Title: Bard of Morning's Hope

Disclaimer: J. K. Rowling and associates own these characters. I am writing this story for fun and not profit.

Pairing: Harry/Draco, Lucius/Narcissa

Warnings: Minor character death, violence, angst, gore

Rating: R

Summary: The Bard of Morning's Hope is a seemingly unstoppable murderer stalking former Death Eaters and former Slytherins, enacting vengeance on them in an untraceable way. In the wake of Lucius Malfoy's savage death, Harry Potter becomes the Auror assigned to guard Draco and Narcissa Malfoy from a similar fate.

Author's Notes: This is based on a prompt by Kain, who requested, among several other things, Harry being hired to guard Draco and Narcissa from a killer who was murdering Death Eaters in revenge, Harry having a good relationship with the Weasleys, and a slow-burn romance between Harry and Draco. This story should be somewhere between twelve and twenty chapters, and will be updated every Saturday.

The Bard of Morning's Hope

Chapter One-Ice Crystals

Draco was proud of himself for retaining control when the Aurors asked him through the fireplace what had happened to his father. There were no words for the horror he'd felt on stepping into his father's bedroom and seeing Lucius Malfoy lying on his bed, turned to ice, and then seeing the ice melt the instant he touched it with his hand. His father would have no burial, no true funeral. His essence had soaked into the sheets of his great bed, the bed where his mother had slept soundly beside his father for decades, and he would never return.

But the impatient Auror asking for details wouldn't want to hear about that, and Draco managed to speak calmly.

"Your father is a victim of the Bard of Morning's Hope?" The attending Auror darted his eyes back and forth from the parchment he held to Draco with an air of someone who had other matters to attend to.

"Yes," said Draco.

"Are you sure?"

Draco clenched his hands. "As sure as I can be when I saw that bloody title emblazoned on the wall with ice," he said sharply. He'd seen it the minute he turned around from his father's melting body, and immediately cast a Preservation Charm on it so that it wouldn't melt in the heat of the fireplace beneath it.

If he'd thought to do that when he walked into the room, if he'd thought to do that before he touched his father, maybe Lucius would still be alive. Or not alive, but capable of restoration.

Just what I needed. A new nightmare.

"Yes, that does narrow it down," said the inane Auror, still scribbling furiously. "What was the method of killing?"

"He was turned into an ice statue, and he melted into the bed the minute I touched him," said Draco baldly.

That at least made the Auror's hands tremble a little, and while his eyes were incredulous when they locked on Draco again, he was paying attention now instead of thinking about something else. "Ice statues don't usually melt, they usually shatter when they're tipped over, but otherwise, the wizard can still be recovered-"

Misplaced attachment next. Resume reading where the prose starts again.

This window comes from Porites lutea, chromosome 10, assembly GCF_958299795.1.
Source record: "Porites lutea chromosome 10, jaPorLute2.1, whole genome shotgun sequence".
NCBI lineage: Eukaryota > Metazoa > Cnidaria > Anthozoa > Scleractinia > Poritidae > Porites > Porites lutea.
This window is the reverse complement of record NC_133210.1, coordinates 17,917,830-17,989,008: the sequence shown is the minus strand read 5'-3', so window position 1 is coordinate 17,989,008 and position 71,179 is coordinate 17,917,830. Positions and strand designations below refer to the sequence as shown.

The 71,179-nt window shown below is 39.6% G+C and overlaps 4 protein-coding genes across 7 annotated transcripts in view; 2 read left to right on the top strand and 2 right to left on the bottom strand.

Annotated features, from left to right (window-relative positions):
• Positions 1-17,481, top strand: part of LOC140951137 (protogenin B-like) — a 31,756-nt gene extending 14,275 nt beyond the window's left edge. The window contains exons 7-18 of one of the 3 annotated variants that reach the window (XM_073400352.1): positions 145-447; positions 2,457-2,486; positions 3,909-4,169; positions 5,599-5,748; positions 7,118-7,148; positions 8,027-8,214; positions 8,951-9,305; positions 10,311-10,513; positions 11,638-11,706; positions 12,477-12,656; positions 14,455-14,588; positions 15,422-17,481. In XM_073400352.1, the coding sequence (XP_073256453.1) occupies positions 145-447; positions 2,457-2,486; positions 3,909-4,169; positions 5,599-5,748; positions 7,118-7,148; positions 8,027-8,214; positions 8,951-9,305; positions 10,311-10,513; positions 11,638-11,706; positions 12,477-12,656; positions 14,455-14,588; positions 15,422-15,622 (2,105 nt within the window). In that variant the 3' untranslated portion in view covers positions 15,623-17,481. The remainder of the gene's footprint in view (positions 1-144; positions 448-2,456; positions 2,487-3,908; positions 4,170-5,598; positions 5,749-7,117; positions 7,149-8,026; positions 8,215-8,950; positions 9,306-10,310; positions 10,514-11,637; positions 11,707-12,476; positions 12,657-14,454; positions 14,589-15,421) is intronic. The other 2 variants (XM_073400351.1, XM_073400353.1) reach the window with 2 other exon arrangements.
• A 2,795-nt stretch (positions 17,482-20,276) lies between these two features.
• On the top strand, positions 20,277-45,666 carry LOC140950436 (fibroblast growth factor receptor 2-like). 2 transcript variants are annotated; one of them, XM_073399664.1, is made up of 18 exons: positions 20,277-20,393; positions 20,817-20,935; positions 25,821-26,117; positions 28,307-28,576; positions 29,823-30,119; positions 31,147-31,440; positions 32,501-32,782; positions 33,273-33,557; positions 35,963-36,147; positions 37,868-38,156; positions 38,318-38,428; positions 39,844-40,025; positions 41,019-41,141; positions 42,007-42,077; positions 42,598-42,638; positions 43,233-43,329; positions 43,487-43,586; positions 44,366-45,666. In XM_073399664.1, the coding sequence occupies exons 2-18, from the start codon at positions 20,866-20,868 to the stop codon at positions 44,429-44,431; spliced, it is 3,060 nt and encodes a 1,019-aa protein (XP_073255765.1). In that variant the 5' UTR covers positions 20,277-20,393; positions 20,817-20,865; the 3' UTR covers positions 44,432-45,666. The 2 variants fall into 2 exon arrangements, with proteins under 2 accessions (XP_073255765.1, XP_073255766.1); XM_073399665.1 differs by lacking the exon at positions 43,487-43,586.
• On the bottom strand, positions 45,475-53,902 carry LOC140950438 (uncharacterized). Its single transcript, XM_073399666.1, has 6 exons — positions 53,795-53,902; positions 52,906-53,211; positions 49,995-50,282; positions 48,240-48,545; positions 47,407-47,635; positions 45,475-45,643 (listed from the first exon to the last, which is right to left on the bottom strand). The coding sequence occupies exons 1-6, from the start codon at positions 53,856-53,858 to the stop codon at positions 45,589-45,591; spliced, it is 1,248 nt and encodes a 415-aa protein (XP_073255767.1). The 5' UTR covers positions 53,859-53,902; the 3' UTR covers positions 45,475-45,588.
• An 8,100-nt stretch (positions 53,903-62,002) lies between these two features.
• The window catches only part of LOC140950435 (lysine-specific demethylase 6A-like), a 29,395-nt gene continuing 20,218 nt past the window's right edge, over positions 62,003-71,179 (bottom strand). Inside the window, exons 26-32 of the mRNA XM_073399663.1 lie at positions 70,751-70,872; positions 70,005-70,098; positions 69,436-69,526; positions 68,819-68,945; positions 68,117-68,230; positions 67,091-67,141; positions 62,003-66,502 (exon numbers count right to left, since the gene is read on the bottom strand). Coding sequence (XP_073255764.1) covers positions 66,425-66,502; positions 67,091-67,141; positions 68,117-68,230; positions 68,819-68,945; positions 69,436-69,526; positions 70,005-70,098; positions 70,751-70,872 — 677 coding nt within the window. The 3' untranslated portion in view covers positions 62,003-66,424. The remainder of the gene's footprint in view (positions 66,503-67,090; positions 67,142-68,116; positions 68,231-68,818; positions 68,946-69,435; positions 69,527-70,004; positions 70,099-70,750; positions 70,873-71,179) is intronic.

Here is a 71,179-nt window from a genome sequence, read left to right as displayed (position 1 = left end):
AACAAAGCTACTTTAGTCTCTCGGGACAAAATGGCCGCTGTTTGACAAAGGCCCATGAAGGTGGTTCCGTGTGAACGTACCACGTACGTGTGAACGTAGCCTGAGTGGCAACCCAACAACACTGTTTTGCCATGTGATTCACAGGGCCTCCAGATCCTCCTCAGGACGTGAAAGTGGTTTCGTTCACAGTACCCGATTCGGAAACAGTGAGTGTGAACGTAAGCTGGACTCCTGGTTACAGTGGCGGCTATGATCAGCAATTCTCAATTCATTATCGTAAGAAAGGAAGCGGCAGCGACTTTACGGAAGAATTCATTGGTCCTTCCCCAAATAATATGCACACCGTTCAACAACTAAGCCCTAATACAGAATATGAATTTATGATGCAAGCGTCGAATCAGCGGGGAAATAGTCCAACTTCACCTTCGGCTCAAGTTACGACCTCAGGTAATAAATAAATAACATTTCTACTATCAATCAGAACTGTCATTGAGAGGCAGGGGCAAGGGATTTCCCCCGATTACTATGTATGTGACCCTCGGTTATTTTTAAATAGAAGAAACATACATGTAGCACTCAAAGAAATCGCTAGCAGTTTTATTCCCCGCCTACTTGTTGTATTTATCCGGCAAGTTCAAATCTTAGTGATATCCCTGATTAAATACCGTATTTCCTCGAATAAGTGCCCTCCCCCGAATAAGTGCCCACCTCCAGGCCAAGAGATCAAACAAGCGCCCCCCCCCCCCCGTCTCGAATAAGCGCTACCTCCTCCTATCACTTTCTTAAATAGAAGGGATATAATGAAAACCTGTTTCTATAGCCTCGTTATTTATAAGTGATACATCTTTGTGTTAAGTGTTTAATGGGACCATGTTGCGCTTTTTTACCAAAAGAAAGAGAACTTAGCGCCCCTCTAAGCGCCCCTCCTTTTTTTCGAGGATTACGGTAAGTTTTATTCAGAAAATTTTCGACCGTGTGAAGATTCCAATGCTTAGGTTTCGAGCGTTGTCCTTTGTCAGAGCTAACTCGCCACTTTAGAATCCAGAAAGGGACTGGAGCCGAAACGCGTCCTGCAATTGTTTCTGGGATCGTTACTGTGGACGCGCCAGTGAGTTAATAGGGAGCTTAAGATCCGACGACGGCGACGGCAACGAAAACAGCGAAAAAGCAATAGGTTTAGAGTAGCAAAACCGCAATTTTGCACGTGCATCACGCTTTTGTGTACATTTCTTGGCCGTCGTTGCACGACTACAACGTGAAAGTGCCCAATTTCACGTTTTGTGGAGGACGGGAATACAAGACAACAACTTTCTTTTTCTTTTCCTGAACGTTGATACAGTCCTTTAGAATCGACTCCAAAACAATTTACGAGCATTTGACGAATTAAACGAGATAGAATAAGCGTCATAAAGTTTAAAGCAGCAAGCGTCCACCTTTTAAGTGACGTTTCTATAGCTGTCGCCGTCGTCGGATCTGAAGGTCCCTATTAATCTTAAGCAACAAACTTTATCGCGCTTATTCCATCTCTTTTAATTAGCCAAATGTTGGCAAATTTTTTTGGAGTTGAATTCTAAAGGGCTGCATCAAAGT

"I know that." Draco shut his eyes, but he did feel part of him unclench. That was true. He knew the spell for turning someone into ice, because Death Eaters had used it during the war, and the magic used was supernaturally cold. It wouldn't have melted at the mere touch of a hand, and so Draco wasn't the one responsible for his father's ultimate dissolution.

"So this must have been a different kind of ice statue?"

That was a new voice, and Draco opened his eyes and leaned in. Harry Potter was standing beside the first, incompetent Auror, his voice steady and his gaze locked on Draco's face as if he could see every secret hidden in Draco's mind.

It's good for him, then, isn't it, that I don't have any secrets left after the war, Draco thought in irritation, and nodded. "Yes, Potter, it was. However did you figure it out?"

Potter ignored him and turned back to the Auror who had taken the notes. "Get Grimstone. And Adbar. And alert Minister Shacklebolt."

The other Auror bowed and took off, which made Draco sniff. Potter turned a professional face back to him, though, and Draco reckoned he could put up with this idiocy a bit if it meant he would get justice for his father. No one had accused Potter of failing to solve cases or capture the criminals. Draco was a bit surprised they hadn't put him on the case of the Bard of Morning's Hope already.

"Can you tell me what you found?" Potter was drawing what looked like large lines down the center of the piece of parchment. Perhaps splitting it up into categories, Draco thought. At least Potter would probably be able to read his own notes later, which Draco couldn't have said for sure about the other idiot.

Draco nodded tensely and began to speak. "My mother got up early this morning to attend a party given by a friend of hers. I usually eat breakfast with my father, but he was late getting up. I finally went to wake him up. If he sleeps-slept-too late, he'll be angry for wasting the morning."

Draco heard the change in his own voice, and put his hand over his eyes. The sight of the ice statue finally whirled and diminished in his mind, replaced by something else: the fact that he would never see his father again, that he was dead, that Lucius had survived the war and his sentence in Azkaban only to have this happen.

"Malfoy? Are you all right?"

There was a tone of genuine compassion in Potter's voice. Until Draco heard it, he hadn't realized how badly he needed to hear it. Draco managed to raise his head and nod, although it felt as if his neck had a dozen creaking joints. "Yes. I am. I can describe what I saw to you. Just-give me a minute."